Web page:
Speaking of cranks, all of the recent fuss over Al Gore’s testimony to Congress on the subject of global warming has seen the revival of statistician Bjorn Lomborg. You might remember him as the author of The Skeptical Environmentalist, the book that was going to set us all straight on the subject of environmentalism. According to Lomborg, everything is much better than we’ve been led to believe.
I only made it through about half of Lomborg’s book before conking out. I was not really in a position to assess a lot of his claims. There were some crank warning signs, like the conversion story about how he used to be an environmentlaist until he took a sober look at the evidence, and the sweeping commentaries contradicting the conventional wisdom in scientific disciplines different from his own. But these were inconclusive.
I read many of the hostile reviews of the book. Some of them were incisive and compelling, but others were far longer on invective than they were on substance. So I left it as an open question whether or not Lomborg was a crank.
Now we have The Daily Howler to to resolve the question:
But our sense of disturbance only took shape when we returned to our sprawling campus and watched Hannity & Colmes. The program’s first segment dealt with Gore’s congressional sessions; the first guest was none other than “Danish statistician” Bjorn Lomborg, who recently helped the New York Times’ William Broad produce his astoundingly bungled report on Gore and global warming (links below). Yesterday afternoon, Lomborg was the GOP’s “rebuttal” witness in a second session of the House committees. Hours later, he went on Fox. And omigod! He said it again:
LOMBORG (3/21/07): Basically, Al Gore goes out and tells us wildly exaggerated stories about what’s going to happen. Probably the most famous clip is where he tells us, essentially, that sea levels are going to rise about 20 feet, which is a far cry from what the U.N. climate panel is telling us, which is one foot. And it’s important, because one is a problem–the one foot–but 20 feet would be catastrophe.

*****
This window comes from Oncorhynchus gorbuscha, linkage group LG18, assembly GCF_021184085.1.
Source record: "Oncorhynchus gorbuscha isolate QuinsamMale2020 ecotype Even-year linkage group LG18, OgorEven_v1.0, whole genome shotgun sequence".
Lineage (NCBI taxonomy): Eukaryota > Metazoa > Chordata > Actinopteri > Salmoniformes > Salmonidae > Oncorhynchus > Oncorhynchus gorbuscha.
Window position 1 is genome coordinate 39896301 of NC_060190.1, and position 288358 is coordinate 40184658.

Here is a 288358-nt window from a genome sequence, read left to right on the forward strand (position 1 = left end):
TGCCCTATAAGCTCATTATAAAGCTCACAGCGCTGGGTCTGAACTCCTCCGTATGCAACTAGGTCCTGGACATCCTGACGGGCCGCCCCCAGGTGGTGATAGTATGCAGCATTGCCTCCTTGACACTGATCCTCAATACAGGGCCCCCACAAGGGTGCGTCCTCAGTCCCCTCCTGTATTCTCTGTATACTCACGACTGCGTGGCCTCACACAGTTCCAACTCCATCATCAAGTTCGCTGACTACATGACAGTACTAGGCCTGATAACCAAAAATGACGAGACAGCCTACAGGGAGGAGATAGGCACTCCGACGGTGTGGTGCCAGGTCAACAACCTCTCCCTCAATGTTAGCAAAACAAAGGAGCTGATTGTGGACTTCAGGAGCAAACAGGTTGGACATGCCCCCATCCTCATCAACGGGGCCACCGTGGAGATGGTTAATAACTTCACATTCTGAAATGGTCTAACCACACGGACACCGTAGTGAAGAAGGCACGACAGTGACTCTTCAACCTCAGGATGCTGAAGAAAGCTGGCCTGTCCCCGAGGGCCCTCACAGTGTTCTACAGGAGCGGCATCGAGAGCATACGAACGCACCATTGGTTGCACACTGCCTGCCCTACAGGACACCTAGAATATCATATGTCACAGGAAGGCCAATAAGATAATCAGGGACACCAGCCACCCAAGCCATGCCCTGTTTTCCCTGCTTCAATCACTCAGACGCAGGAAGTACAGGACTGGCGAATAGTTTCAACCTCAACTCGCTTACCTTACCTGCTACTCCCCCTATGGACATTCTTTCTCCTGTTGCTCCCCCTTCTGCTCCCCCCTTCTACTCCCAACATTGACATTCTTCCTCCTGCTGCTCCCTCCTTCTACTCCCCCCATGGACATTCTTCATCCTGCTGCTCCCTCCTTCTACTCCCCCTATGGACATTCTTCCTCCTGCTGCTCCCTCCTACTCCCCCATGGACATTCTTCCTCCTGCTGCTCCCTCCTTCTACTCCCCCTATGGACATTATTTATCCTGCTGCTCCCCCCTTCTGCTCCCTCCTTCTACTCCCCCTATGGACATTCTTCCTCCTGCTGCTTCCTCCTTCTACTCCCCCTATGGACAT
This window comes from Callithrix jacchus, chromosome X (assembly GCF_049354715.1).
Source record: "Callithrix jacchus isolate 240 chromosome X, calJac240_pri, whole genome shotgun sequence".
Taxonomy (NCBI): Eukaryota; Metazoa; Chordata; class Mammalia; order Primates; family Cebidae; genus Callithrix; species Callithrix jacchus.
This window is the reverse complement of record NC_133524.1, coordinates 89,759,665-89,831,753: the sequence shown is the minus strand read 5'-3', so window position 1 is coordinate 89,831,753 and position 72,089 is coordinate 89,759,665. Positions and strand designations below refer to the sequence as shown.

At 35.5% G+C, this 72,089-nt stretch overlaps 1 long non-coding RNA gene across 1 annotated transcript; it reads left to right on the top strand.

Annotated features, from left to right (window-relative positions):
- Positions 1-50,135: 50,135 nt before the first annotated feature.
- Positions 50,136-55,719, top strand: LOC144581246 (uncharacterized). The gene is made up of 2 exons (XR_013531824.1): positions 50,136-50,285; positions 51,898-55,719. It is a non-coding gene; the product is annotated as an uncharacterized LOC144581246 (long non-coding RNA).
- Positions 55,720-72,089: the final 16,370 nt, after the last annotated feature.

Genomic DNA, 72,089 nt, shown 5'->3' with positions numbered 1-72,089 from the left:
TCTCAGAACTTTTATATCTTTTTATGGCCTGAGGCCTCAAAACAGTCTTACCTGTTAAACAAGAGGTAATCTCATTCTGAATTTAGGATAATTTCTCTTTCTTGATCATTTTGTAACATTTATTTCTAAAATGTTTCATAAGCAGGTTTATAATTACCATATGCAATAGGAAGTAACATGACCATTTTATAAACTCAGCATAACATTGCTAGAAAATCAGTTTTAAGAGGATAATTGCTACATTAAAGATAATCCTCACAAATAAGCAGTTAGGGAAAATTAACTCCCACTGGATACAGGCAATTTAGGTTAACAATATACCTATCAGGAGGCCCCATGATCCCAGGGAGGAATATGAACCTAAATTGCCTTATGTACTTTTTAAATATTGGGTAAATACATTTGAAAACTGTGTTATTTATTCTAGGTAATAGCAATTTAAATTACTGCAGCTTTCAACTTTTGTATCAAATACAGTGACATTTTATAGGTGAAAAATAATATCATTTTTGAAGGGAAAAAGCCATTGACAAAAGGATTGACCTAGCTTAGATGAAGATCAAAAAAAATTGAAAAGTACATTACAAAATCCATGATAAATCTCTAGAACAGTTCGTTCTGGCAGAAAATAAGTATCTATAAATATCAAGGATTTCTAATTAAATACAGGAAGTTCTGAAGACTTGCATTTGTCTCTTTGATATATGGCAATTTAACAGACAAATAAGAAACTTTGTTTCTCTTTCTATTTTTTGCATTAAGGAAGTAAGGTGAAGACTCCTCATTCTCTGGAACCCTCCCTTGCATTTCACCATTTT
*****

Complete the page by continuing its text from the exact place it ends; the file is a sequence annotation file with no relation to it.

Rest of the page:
As he did in the New York Sun last month, Lomborg played a savage game of scientific apples-and-oranges, accusing Gore of “wild exaggeration” in the process. The UN said sea levels might rise one foot–but Gore said twenty feet, Lomborg railed!
Of course, as we’ve noted, Gore was talking about what will happen if the Greenland and Antarctic ice sheets break away. By contrast, the UN report was predicting future sea levels if the ice sheets don’t break off. (For the record, the UN report said that sea levels may rise by as much as 23 inches if the ice sheets remain intact.) Lomborg’s presentation is baldly deceptive–a bald-faced scam on the American public. And no, it really doesn’t make sense to think Lomborg doesn’t know this.
So there was Lomborg, committing a crime against your nation’s voters. But our sense of disturbance really took shape in the moments after his latest deception. Although the groaning problem with Lomborg’s claim has been discussed at an array of web sites, Alan Colmes made no attempt to contradict his grossly misleading statement. Ditto Jon Coifman (the Natural Resources Defense Council), who was there to provide fairness-and-balance. (We’ll post their “responses” tomorrow.)
Indeed, Lomborg’s bald deception now rules discussion of this topic. In early February, he presented his utterly bogus claim in the pages of the New York Sun, where it would have done minimal damage. But last week, the New York Times’ William Broad made a fateful decision; he wanted this nonsense in his paper too. So Broad used Lomborg’s apples-for-oranges in his “Science Times” report about Gore. By yesterday, the Dane’s poisoned fruit was being cited all over your struggling nation.
There is quite a bit more beyond this as well. I’m sure you’ll be shocked to learn that Fox News happily parroted the same phony talking points…